Sunday, December 20, 2009

Science Fiction Physics, and Biology

The January 2010 Scientific American article "Looking for Life in the Multiverse" analyzes how much the laws of physics might differ while some form of life is still possible. It specifically shows that carbon-based life is still possible when the weak nuclear force is eliminated. The authors are less supportive of non-carbon-based life popular in science fiction, and still find support for the anthropic principle ("conditions that are observed in the universe must allow the observer to exist") in the precise value required for the cosmological constant.

Also, in an earlier post I claimed that all life on earth is dependent on the sun for energy. This is incorrect. The black smoker sea vents on the ocean floor support complete ecosystems including archaea, clams, and tubeworms. Here the energy comes from the interior of the earth instead of the sun.


Gemfinder said...

I too noticed that exception, but didn't send it to you, because I decided it is not really an exception: the heat from the interior of the earth is mostly stored energy from its formation.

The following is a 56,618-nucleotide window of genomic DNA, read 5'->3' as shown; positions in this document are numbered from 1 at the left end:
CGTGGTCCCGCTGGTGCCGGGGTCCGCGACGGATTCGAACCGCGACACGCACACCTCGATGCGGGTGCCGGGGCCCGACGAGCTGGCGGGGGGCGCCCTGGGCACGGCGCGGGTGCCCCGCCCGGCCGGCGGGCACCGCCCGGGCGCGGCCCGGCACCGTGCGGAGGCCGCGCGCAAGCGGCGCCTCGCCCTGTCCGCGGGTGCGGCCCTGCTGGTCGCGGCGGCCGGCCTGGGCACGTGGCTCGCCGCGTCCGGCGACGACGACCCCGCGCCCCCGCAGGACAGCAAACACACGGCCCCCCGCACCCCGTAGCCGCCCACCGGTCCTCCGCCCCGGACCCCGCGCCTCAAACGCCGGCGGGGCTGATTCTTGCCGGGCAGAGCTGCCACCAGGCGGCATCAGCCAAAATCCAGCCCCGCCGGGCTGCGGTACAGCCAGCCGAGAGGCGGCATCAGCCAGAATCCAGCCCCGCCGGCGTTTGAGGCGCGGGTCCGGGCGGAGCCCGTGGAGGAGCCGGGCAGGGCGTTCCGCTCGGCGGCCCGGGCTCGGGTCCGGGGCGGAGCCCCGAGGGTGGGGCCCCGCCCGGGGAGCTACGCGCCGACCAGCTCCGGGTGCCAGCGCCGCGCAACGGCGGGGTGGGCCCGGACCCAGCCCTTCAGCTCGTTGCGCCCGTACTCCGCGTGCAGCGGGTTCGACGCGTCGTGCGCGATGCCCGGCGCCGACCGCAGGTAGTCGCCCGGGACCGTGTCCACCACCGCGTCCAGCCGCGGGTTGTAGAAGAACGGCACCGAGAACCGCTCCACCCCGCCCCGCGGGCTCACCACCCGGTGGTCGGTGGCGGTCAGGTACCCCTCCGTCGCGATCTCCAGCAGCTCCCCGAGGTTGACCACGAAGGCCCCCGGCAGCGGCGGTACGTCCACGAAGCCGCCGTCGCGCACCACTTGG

Eric Rollins said...

True. I mentioned it as part of the "science fiction" theme of the last 2 posts -- how life can exist in very different circumstances, and what that implies. I was reminded of it while following links about alternative biology, though I should have remembered from Cameron's IMAX 3D Aliens of the Deep.

I also updated the previous post to mention herbivores as an interesting evolutionary origin that might result in different morality.

Peter Martel said...

The earth has a large amount of radioactive material which contributes to heating effects.
As a matter of fact early estimates of the earth's age from cooling were a way offbecause of heat generated by radioactivity. Lord Kelvin did the math.